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Digital Leadership: An interview with Dr. Kai-Fu Lee, Sinovation Ventures

Dr. Kai-Fu Lee: superpowered perspectives from an AI expert, investor, author, and influencer

Dr. Kai-Fu Lee is the Chairman and CEO of Sinovation Ventures, managing a $2 billion,dual-currency investment fund with over 300 portfolio companies across the technology spectrum in China.

He also serves as president of the Sinovation Ventures Artificial Intelligence Institute, a lab for building AI talent and promoting AI engineering and research.

Prior to founding Sinovation Ventures in 2009, Dr. Lee was President of Google China. He previously held executive positions at Microsoft, SGI, and Apple. Named one of the 100 most influential people in the world by TIME Magazine and a Wired 25 Icon, Dr. Lee was also the winner of the 2018 Asian Business Leaders Award. He has over 50 million followers on social media and is the author of seven best-selling books, with the most recent New York Times Best Seller “AI Superpowers.” Dr. Lee received his bachelor’s degree in computer science from Columbia University, and his Ph.D. from Carnegie Mellon University.

The Capgemini Research Institute spoke with Dr. Lee to understand more about the importance of AI to digital transformation.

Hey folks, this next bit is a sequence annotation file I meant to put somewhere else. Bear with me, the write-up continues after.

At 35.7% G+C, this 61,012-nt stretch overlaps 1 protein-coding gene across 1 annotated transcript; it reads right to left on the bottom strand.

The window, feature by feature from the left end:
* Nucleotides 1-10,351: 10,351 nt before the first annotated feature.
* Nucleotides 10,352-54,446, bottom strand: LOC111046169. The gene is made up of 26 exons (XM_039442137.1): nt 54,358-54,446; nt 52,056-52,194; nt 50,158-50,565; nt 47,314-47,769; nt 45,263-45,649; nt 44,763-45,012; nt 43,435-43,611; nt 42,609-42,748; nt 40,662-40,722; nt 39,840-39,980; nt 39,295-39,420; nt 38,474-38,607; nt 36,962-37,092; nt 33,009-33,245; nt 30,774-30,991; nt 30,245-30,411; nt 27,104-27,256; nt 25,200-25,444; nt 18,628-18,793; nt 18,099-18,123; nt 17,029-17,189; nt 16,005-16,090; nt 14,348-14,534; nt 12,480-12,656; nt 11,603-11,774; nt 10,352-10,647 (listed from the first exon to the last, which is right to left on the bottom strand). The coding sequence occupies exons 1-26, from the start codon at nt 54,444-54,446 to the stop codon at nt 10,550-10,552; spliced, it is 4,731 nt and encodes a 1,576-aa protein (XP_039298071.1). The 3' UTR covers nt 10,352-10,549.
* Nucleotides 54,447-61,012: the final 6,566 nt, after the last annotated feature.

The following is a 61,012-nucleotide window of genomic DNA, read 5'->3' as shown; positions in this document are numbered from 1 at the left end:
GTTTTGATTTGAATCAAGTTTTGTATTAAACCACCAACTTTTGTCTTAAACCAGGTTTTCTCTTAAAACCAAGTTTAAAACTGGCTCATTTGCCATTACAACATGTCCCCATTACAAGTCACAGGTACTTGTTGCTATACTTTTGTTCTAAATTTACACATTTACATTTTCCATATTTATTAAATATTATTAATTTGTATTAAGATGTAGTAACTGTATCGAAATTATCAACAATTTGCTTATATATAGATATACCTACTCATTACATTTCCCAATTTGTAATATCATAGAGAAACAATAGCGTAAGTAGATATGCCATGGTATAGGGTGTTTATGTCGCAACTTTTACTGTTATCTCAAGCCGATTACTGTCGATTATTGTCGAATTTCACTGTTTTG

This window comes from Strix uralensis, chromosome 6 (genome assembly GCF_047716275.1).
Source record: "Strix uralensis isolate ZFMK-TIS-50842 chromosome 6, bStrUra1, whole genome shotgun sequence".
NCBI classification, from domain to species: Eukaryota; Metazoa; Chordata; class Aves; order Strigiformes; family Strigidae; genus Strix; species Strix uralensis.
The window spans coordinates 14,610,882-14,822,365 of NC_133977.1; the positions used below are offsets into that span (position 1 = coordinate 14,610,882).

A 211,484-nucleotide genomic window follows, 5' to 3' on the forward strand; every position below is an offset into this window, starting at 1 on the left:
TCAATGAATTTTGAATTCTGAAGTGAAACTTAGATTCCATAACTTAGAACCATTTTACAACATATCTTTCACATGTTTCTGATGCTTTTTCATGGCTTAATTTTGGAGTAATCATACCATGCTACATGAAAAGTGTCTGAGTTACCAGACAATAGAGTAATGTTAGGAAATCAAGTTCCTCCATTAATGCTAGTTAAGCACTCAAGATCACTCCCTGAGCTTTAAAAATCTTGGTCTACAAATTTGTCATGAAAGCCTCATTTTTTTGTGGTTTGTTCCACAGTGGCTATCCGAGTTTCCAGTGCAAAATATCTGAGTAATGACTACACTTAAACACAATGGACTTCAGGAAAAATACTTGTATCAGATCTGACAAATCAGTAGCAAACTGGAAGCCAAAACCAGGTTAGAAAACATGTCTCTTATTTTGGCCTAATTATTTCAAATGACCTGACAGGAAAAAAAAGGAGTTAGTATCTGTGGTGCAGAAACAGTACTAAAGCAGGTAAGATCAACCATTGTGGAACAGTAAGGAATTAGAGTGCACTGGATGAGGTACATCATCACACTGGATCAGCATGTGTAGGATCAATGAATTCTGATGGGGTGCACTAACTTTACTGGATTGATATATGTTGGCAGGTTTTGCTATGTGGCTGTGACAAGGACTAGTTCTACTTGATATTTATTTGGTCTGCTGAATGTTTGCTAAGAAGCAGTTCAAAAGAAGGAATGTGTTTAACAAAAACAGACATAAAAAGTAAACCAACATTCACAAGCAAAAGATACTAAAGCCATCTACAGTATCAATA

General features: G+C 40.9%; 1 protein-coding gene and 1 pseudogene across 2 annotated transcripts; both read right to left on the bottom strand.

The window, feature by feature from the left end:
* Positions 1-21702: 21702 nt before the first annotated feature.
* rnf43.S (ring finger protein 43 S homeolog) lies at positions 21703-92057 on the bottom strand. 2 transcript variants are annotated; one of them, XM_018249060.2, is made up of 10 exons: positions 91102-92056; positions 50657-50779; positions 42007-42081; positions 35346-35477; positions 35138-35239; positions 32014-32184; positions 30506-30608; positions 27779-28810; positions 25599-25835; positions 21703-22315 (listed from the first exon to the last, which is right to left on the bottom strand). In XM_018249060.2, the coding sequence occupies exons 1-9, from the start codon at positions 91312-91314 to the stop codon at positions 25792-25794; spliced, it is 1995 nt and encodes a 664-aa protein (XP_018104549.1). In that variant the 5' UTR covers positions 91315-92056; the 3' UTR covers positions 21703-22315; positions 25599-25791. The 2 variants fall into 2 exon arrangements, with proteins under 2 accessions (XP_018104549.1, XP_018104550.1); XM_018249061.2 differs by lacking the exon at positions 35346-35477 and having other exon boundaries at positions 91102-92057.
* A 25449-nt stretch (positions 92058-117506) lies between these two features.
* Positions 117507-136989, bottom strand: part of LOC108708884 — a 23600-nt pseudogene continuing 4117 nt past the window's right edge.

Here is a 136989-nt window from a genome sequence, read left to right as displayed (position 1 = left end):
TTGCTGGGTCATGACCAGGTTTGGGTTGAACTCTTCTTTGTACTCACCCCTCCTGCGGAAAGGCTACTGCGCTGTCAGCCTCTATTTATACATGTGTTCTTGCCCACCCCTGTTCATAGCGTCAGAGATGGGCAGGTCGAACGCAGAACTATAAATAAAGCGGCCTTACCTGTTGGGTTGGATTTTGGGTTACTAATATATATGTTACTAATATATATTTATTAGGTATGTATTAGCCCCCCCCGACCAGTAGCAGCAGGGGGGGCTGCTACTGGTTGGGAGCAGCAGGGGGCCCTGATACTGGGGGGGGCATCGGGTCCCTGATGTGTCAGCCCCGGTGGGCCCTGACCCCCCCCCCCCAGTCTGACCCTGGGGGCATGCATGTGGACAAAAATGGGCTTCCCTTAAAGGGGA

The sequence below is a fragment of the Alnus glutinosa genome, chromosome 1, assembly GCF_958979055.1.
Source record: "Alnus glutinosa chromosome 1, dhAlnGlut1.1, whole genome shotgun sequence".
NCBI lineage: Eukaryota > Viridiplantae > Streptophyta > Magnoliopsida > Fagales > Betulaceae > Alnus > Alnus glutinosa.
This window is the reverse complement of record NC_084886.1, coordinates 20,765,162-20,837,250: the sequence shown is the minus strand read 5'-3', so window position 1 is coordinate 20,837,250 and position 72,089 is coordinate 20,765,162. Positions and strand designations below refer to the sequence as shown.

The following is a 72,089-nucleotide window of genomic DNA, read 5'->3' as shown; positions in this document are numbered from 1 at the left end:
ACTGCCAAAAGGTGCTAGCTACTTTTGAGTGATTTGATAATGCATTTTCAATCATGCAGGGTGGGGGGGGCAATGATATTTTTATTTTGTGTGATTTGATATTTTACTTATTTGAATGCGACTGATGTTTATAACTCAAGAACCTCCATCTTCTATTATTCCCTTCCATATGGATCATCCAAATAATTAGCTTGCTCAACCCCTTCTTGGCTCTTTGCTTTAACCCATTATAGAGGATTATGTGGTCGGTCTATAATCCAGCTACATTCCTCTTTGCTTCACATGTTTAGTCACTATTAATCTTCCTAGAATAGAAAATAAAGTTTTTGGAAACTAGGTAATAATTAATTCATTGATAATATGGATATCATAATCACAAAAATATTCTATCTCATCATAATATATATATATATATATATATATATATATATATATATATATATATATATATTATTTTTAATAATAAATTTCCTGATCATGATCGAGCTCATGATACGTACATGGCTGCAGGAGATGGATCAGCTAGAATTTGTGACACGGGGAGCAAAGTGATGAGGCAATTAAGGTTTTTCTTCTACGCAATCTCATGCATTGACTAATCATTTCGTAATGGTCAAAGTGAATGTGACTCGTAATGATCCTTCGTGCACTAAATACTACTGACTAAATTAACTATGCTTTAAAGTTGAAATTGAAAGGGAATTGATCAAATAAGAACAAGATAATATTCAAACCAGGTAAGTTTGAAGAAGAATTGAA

AI and organizations

With the advent of new technologies, such as AI, 3D printing, blockchain, and AR/VR, do you believe that we are at an inflection point where large organizations need to embrace technology to a much greater extent than ever before?

All the technologies you mentioned will eventually be important. Right now, AI is by far the most important because it is pervasive; it will hit every industry. To my mind, AI is to be applied most immediately to businesses that have a lot of data. And that data can be used to make smart decisions, improve conversion rates and profitability, and lower cost. Soon enough, AI will have perception. Computer vision and speech and machine translation and language are just at the inflection point of becoming mature. We see things, such as autonomous stores and speech interfaces, all beginning to hit the inflection point. Looking slightly beyond is autonomous AI, that is the use of robotics in manufacturing and agriculture as well as in autonomous vehicles.
In my book “AI Superpowers,” I call them the four waves of AI: Internet AI, Business AI, Perception AI, and Autonomous AI. And, I predict that each of these will have a 10% impact on GDP and a 10% impact on jobs. It could be the biggest technology revolution in the world, larger and faster than the Industrial Revolution. It’s not necessarily for everybody though. An organization must have an application scenario where there are measurable objectives as well as a large amount of data to implement AI successfully.

How do you define these four waves of AI?